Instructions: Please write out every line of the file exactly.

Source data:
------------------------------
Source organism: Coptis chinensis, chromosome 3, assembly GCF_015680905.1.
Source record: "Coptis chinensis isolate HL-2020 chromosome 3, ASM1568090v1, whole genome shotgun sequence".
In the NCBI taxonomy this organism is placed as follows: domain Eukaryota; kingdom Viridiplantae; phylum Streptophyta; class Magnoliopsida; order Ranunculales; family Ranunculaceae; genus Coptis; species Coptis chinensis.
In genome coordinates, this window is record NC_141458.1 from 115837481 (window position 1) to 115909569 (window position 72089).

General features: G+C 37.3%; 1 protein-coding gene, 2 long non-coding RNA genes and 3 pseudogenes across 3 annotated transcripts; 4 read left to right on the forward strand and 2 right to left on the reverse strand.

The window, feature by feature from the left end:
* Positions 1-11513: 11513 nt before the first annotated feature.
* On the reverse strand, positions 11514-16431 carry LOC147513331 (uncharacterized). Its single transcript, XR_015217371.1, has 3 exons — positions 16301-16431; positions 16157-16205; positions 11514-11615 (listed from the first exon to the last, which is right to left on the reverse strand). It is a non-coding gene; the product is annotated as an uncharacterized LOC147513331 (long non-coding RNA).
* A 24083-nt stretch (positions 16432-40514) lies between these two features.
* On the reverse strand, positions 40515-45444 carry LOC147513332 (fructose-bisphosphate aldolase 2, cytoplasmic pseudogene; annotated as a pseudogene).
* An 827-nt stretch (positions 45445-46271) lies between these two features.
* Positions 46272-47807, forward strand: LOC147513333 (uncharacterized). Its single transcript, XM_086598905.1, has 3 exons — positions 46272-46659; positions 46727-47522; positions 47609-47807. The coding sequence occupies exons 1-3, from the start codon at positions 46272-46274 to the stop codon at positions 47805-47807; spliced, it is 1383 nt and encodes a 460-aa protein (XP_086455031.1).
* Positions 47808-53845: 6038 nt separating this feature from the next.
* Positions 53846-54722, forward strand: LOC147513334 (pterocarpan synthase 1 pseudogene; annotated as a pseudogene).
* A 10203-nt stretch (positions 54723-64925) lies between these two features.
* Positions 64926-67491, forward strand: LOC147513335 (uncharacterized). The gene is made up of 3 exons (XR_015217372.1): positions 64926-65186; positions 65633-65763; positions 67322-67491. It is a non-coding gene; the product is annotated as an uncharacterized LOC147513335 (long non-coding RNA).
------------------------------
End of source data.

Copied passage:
Source organism: Coptis chinensis, chromosome 3, assembly GCF_015680905.1.
Source record: "Coptis chinensis isolate HL-2020 chromosome 3, ASM1568090v1, whole genome shotgun sequence".
In the NCBI taxonomy this organism is placed as follows: domain Eukaryota; kingdom Viridiplantae; phylum Streptophyta; class Magnoliopsida; order Ranunculales; family Ranunculaceae; genus Coptis; species Coptis chinensis.
In genome coordinates, this window is record NC_141458.1 from 115837481 (window position 1) to 115909569 (window position 72089).

General features: G+C 37.3%; 1 protein-coding gene, 2 long non-coding RNA genes and 3 pseudogenes across 3 annotated transcripts; 4 read left to right on the forward strand and 2 right to left on the reverse strand.

The window, feature by feature from the left end:
* Positions 1-11513: 11513 nt before the first annotated feature.
* On the reverse strand, positions 11514-16431 carry LOC147513331 (uncharacterized). Its single transcript, XR_015217371.1, has 3 exons — positions 16301-16431; positions 16157-16205; positions 11514-11615 (listed from the first exon to the last, which is right to left on the reverse strand). It is a non-coding gene; the product is annotated as an uncharacterized LOC147513331 (long non-coding RNA).
* A 24083-nt stretch (positions 16432-40514) lies between these two features.
* On the reverse strand, positions 40515-45444 carry LOC147513332 (fructose-bisphosphate aldolase 2, cytoplasmic pseudogene; annotated as a pseudogene).
* An 827-nt stretch (positions 45445-46271) lies between these two features.
* Positions 46272-47807, forward strand: LOC147513333 (uncharacterized). Its single transcript, XM_086598905.1, has 3 exons — positions 46272-46659; positions 46727-47522; positions 47609-47807. The coding sequence occupies exons 1-3, from the start codon at positions 46272-46274 to the stop codon at positions 47805-47807; spliced, it is 1383 nt and encodes a 460-aa protein (XP_086455031.1).
* Positions 47808-53845: 6038 nt separating this feature from the next.
* Positions 53846-54722, forward strand: LOC147513334 (pterocarpan synthase 1 pseudogene; annotated as a pseudogene).
* A 10203-nt stretch (positions 54723-64925) lies between these two features.
* Positions 64926-67491, forward strand: LOC147513335 (uncharacterized). The gene is made up of 3 exons (XR_015217372.1): positions 64926-65186; positions 65633-65763; positions 67322-67491. It is a non-coding gene; the product is annotated as an uncharacterized LOC147513335 (long non-coding RNA).